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Q&A with Geoff: How do I get my husband to engage with me?

q&a with geoff Nov 03, 2021


I have a relationship where my husband is either on the computer (although he works from home, which is fine) or watches television all the time. We used to watch programs that we liked to watch before. It seems like everything I say becomes argumentative, and he just does not take time to listen or hear me anymore.

He now falls asleep at night on the couch, and when I wake him up, he says he is not sleeping even though I have been standing by him for five minutes while he is snoring sound asleep. We have great communication when we are on the phone together, but all this changes when we are together. He interrupts me so often that I cannot finish my sentences anymore.

At one time many years ago, I picked up his computer and dropped it to the floor because I wanted him to come to bed as I was working two jobs. I know he is not cheating, but on his days off I would like to get out of the house. I am handicapped due to chronic pain, and I try hard to not let that get in the way. We have not had lovemaking in years, and he says it is due to him. What can I do?


It sounds like you’ve been struggling to create some type of connection to your husband for so many years that you either become explosive or give up. This pattern of pursuing and withdrawing is a signal to you that he still matters and is worth pursuing.

Let’s talk about how you can respond in a way that preserves your sanity and hopefully recovers your connection to him.

Like many couples, it sounds like you’ve co-created moments where you’ve felt close, connected and responsive to each other. These moments can become anchors of hope when you feel lost or lonely in the relationship. Obviously, savoring these past moments without re-experiencing them in the present isn’t a great long-term strategy for intimacy and security.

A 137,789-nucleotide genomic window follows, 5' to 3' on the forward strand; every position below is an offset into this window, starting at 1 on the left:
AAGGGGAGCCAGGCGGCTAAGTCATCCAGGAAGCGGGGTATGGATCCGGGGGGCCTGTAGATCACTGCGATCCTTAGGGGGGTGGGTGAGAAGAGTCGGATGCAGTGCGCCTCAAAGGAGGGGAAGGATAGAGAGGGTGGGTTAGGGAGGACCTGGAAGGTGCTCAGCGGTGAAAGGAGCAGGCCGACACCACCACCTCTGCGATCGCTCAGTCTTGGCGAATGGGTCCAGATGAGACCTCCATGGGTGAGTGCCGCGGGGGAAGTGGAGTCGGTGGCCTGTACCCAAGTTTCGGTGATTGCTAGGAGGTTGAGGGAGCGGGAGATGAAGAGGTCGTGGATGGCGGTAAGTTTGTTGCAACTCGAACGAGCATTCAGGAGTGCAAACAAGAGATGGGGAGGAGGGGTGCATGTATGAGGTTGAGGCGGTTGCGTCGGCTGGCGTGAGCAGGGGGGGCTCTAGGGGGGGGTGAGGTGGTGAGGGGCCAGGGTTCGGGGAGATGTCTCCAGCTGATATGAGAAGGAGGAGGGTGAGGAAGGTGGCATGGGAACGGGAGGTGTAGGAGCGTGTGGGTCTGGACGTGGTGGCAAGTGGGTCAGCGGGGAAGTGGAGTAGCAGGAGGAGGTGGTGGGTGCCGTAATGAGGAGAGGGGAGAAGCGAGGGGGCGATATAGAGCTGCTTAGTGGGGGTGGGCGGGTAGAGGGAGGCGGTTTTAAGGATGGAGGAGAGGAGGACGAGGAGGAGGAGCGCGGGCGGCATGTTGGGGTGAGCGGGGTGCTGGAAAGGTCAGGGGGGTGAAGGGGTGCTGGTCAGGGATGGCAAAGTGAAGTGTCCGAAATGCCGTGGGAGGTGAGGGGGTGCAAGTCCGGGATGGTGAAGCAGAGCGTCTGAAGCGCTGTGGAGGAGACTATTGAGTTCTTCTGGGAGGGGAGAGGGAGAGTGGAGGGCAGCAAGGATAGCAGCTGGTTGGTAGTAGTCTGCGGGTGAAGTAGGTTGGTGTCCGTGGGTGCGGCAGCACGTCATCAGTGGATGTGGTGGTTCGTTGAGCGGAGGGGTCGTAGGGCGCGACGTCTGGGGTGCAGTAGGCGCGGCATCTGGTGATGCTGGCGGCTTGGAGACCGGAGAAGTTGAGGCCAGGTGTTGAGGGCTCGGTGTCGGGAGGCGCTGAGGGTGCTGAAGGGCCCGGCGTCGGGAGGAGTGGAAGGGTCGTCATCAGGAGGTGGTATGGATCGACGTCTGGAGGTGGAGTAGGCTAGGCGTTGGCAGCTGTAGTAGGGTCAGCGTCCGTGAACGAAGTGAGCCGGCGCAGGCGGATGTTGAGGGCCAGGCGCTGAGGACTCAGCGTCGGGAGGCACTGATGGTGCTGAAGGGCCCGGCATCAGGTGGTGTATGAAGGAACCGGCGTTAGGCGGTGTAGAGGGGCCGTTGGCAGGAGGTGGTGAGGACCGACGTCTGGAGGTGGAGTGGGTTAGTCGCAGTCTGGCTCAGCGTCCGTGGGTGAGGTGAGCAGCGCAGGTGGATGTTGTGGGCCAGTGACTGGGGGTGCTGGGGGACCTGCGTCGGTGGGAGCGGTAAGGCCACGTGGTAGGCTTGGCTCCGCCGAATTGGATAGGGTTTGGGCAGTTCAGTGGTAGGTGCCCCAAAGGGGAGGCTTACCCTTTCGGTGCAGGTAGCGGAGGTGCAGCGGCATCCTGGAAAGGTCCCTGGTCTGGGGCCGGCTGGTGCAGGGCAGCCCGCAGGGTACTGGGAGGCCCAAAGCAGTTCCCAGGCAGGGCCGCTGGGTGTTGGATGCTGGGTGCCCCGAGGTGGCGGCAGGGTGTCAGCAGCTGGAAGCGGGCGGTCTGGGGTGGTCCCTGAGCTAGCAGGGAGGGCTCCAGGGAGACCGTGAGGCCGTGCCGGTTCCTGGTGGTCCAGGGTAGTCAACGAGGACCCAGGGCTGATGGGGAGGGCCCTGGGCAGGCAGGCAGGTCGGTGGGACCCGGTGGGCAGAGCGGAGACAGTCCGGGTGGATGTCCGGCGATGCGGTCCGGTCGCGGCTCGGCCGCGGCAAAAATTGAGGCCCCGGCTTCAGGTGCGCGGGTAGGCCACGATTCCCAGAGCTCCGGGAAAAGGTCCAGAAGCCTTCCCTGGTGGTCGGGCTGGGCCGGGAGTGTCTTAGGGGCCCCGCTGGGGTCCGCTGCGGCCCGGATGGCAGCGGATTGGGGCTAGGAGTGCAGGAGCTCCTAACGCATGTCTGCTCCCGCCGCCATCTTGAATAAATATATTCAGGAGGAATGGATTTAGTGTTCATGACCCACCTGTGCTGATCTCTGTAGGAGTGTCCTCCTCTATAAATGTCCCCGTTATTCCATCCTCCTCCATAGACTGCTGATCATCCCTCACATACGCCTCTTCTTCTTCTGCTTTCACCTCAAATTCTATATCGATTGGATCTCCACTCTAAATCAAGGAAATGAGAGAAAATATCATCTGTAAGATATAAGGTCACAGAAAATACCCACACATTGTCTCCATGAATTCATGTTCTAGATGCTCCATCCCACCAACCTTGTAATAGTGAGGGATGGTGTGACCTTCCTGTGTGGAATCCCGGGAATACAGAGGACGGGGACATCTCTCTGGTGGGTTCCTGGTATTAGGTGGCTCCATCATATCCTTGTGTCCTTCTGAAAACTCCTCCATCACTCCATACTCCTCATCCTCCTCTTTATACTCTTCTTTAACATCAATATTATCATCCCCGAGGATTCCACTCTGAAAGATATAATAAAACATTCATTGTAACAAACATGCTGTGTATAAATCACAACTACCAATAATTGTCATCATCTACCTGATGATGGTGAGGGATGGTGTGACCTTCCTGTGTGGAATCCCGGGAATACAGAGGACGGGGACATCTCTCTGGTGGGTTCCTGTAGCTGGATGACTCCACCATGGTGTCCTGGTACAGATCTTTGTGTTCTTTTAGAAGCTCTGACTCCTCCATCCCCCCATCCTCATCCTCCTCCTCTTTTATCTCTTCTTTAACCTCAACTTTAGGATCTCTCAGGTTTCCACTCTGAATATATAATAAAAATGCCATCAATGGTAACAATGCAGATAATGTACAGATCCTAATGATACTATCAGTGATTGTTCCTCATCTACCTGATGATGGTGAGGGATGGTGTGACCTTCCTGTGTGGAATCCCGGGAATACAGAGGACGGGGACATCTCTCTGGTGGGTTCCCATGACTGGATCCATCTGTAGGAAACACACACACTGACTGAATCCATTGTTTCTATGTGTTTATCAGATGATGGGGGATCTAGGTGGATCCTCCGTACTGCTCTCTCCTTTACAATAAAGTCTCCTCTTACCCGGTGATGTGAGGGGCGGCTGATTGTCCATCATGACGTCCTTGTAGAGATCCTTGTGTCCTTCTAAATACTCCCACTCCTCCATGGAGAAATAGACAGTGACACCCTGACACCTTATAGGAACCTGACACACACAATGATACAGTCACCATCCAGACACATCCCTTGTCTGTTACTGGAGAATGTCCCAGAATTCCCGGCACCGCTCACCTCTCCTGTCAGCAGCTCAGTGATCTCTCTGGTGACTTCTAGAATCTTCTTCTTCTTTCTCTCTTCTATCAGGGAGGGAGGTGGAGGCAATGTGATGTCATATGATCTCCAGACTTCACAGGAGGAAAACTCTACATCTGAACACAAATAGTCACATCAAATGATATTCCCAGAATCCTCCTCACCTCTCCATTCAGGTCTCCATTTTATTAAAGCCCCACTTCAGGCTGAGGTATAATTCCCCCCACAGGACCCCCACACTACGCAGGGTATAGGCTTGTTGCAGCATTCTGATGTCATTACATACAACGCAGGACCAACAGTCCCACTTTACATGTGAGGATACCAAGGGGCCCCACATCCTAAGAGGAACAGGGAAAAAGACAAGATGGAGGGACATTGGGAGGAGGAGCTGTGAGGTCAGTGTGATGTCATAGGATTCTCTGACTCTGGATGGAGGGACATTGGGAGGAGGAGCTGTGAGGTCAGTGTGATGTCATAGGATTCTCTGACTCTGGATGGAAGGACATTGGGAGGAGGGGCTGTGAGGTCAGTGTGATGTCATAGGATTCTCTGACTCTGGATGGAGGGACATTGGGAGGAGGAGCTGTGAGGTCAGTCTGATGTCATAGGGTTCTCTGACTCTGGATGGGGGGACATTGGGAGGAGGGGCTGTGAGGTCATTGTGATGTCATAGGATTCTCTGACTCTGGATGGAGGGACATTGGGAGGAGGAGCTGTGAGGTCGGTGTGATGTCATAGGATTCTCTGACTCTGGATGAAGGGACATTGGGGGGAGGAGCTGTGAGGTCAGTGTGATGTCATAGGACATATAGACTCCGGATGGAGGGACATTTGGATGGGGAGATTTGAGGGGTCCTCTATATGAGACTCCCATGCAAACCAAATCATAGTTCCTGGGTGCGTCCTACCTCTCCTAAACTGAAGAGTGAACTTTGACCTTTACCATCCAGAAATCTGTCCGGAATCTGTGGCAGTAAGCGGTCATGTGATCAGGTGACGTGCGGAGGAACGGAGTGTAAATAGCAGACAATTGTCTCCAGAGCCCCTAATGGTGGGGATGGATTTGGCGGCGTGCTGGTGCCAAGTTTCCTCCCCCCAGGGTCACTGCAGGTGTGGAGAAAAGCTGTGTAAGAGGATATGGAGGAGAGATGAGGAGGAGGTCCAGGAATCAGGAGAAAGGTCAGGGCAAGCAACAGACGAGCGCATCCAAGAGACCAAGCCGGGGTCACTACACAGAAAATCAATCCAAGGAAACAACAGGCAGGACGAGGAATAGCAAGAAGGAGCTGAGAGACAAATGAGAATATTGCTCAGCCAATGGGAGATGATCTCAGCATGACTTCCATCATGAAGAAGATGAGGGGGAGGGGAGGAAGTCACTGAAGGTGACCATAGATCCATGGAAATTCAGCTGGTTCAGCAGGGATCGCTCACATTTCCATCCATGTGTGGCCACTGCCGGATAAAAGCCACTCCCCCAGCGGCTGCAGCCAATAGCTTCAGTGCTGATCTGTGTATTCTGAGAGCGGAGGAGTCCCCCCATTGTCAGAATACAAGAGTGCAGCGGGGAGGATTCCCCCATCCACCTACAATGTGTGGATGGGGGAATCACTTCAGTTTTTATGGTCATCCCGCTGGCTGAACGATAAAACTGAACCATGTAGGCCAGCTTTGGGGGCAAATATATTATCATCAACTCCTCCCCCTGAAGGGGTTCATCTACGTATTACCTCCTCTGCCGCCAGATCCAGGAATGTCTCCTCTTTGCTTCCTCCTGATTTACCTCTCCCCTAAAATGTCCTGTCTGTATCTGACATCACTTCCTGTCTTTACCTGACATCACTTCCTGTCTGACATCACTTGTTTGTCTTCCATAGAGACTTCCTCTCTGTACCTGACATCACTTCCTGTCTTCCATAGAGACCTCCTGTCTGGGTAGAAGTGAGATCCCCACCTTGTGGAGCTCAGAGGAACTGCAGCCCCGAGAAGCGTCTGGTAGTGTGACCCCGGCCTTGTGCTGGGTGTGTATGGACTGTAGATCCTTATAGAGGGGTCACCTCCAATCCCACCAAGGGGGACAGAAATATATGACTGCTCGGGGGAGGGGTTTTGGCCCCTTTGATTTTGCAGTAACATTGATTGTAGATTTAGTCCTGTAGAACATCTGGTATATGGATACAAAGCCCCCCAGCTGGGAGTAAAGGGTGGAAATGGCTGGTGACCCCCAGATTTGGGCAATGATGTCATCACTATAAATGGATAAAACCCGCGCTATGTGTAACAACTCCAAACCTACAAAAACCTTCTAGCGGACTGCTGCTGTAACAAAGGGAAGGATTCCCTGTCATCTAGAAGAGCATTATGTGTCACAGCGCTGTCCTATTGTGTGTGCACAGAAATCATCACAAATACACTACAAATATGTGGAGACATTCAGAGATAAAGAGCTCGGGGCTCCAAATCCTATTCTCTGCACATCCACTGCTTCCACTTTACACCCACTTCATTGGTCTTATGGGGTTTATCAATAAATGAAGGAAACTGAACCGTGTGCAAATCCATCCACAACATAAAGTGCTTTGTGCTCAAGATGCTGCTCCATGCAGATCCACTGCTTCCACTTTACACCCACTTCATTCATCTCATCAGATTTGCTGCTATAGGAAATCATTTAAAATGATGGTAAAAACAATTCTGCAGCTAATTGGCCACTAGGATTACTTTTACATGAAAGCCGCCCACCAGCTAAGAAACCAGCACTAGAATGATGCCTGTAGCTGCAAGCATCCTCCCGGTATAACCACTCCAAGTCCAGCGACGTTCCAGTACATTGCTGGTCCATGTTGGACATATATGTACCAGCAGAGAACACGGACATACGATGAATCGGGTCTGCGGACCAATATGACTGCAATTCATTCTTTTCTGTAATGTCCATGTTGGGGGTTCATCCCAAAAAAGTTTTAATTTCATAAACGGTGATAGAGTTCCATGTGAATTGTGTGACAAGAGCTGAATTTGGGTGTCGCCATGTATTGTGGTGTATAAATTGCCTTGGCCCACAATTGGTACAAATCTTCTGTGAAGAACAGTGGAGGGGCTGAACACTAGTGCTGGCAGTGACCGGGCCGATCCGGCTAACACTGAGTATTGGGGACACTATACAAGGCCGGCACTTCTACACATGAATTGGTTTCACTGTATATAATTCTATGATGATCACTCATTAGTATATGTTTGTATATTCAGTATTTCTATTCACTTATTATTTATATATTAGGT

However, they can give you hope and courage to keep trying to find ways to connect. 

When our initial bids for our partner’s attention go unanswered, it’s normal to either pursue them through repeating ourselves and getting louder or withdrawing from them by avoiding and giving them the silent treatment. Both strategies have strong energy and are essentially protests for connection and closeness.

However, when these attempts continue to be ineffective, we find ourselves in a deeper dilemma. Do we double down on our efforts to pursue or withdraw, hoping they’ll finally notice? You know how challenging this is, as it seems this is the reality you’ve been living for years. 

Also, one of the biggest losses from getting stuck in this dilemma is believing that you are unlovable. Remember that there are countless reasons why your husband isn’t responding to you. There are likely challenging dynamics between the two of you. He may have attachment issues from previous family relationships.

There could be mental health issues that make it hard to see or care about connection. The list of possibilities is long, but one thing that I’m certain isn’t on the list is the belief that you’re not worthy of being loved. 

When we’re in a long-term committed relationship, we’re highly vulnerable to believing that our partner’s treatment of us is a direct reflection of our worth and value. Yes, it feels amazing when our partner is attuned and responsive to us. We feel more confident and secure.

But when they pull away (for whatever reason), we run the risk of suddenly feeling a drop in our worth and value as human beings. We need something more than our partner’s response to us to hold us intact when we question our worth.

Even though your husband can’t value you right now, can you see your own value and the worthiness of your need to be connected? Can you let this knowledge help you find healthy ways to stand up for what matters in this relationship? I see how maddening it is, but instead of resorting to aggression or withdrawal, can you seek healthy ways to stand up for yourself and the relationship?

Use the strength of your connection to your worth to make it clear to yourself and your husband that this relationship is worth both of your best efforts. Even though you have very real physical and emotional challenges, it doesn’t mean you have to give up on love and belonging.  I’m confident you’ll have ideas, inspiration and creative ways to find each other again.

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